Jennifer Pilcher, who owns the Needham firm Clear Guidance, which advises families whose loved ones have dementia or complex medical conditions, said one of her clients is recovering from a broken collarbone but finds it hard to get home health care workers to come for only a few hours to help with showering and dressing.
“There are people waiting for services they aren’t getting,” she said. “There are people paying for more hours than they need just to get someone to come.”
Stresses on home care are likely to intensify as the oldest members of the giant baby boomer generation reach the age of 80 this decade.
The number of households occupied by people in their 80s is projected to more than double to 17.5 million in 2038, from 8.1 million in 2018, according to Harvard’s Joint Center for Housing Studies. And many of them will be women, who outlive men in the United States by an average of five years.
Surveys show that more than 90 percent of Americans want to remain in their homes as they age. “People want to live at home right to the end,” said Laurie Orlov, principal analyst at Aging and Health Technology Watch in Port St. Lucie, Fla.
Wendy Zenker, executive director of Arlington Neighborhood Village in northern Virginia, where membership grew from 220 to 355 during the pandemic, agreed: “To get someone out of their home, you need a crowbar — or a [health] crisis.”
That’s one reason Estelle Lindner, a retired school secretary who will turn 98 later this spring, and who still lives independently in her Newton Highlands home, walks a mile and a half each day when the weather permits. “I’m planning on 100,” she said. “I’m still pretty active. But I try to be careful at this age. I don’t want to fall.”
Lindner, a member of the Newton at Home village, still drives her car locally. But when she needs to see a doctor at Beth Israel Deaconess Medical Center in Boston’s traffic-clogged Longwood Medical Area, she accepts rides from a village volunteer. “I’m just lucky there are a lot of nice people in the world,” she said.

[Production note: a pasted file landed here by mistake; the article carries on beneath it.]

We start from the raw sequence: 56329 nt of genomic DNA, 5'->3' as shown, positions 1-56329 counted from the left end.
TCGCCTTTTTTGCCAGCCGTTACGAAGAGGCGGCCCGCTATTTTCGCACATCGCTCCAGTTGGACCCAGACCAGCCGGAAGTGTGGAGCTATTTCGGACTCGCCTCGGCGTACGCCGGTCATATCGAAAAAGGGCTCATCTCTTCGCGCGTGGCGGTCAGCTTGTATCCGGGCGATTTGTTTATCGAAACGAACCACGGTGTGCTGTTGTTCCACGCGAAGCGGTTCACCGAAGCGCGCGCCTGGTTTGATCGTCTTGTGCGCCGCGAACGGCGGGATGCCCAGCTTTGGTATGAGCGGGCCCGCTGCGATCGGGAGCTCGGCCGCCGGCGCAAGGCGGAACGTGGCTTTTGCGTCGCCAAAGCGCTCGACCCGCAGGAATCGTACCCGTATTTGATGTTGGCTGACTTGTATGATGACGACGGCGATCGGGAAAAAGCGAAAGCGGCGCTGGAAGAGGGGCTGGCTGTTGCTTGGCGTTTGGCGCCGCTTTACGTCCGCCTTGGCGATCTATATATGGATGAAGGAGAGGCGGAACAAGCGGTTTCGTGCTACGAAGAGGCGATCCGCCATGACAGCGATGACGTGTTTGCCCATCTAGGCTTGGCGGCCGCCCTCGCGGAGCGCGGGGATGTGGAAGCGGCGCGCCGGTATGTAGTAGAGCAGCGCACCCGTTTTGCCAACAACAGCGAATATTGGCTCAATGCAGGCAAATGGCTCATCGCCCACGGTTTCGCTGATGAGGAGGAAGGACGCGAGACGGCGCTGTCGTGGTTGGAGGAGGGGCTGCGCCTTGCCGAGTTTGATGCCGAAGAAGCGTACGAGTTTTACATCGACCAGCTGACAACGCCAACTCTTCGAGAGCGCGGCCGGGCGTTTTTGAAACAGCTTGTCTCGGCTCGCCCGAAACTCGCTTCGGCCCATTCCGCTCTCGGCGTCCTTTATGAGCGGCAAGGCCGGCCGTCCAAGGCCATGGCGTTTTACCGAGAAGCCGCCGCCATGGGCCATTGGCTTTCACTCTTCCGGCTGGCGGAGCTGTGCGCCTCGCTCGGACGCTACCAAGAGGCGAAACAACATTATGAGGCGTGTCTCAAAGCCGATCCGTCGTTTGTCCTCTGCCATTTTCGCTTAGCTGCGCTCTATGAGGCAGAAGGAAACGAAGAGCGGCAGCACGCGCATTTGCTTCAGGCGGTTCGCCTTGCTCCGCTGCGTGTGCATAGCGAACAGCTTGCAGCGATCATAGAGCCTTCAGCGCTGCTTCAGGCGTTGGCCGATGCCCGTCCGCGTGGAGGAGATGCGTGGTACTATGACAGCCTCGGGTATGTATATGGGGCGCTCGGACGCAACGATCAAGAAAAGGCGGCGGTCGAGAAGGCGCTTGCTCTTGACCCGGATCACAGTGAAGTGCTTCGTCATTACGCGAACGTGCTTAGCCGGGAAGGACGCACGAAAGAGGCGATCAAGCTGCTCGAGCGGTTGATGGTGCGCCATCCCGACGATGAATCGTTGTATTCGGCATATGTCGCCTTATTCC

Last week, that volunteer was Arthur Glasgow, 81, who has been active with the village since it was formed in 2011 and sits on its board. “It’s a thrilling experience,” said Glasgow, a retired weight loss surgeon. “The people I drive are so interesting. I just look forward to every day when I drive a different person.”
The demographics of Newton at Home are similar to those of many villages. Members are about 60 percent women, and their average age is 82. Volunteers are a diverse lot, ranging from high school kids to PhD candidates to retired scientists. Maureen Grannan, the executive director, said membership increased by about 10, to 172, during the pandemic.
But that hasn’t been the case everywhere. Sullivan, at the national Village to Village Network, said some villages in other parts of the country closed or suspended operations before vaccines were rolled out, and many lost members or volunteers because of objections to vaccines.
Nauset Neighbors, which serves a half dozen towns on the Lower Cape, was among those forced to temporarily shut when the virus struck in March 2020. The village lost more than 100 volunteers and many older residents moved in with their adult children off the Cape, said Judy Gordon, its president.
Some volunteers and members later refused to be vaccinated, she said. But the village resumed operating last summer. It now has 333 members, below its pre-pandemic peak of 420.
The villages’ pandemic struggles underscore the limits of relying too heavily on local volunteers in the absence of a national commitment and strategy for funding and providing home health services, said Marc Cohen, a gerontology professor and researcher at the University of Massachusetts Boston.
“The pandemic showed in stark terms the cost of not investing in long-term care,” Cohen said. “It will be hard to meet the needs of a lot of middle-class folks who want to age in place. There is a shortage of workers to care for people who want to stay at home. The housing stock is often not conducive. And older folks have to be able to get to places if they can’t drive.”
For now, many of those who are able to stay in their homes until the end — or until deteriorating health requires more intensive skilled nursing care — have adult children or other friends or relatives watching over them.
Families and friends have long been essential supports in the aging journey. But more people today never marry, or divorce in middle age, and many have fewer children who live farther away than in the past. Technology and neighbors are helping to fill the gaps, but they won’t be able to recreate the traditional model of aging.
“The way we all aged well in the past was our oldest adult daughter,” Coughlin said.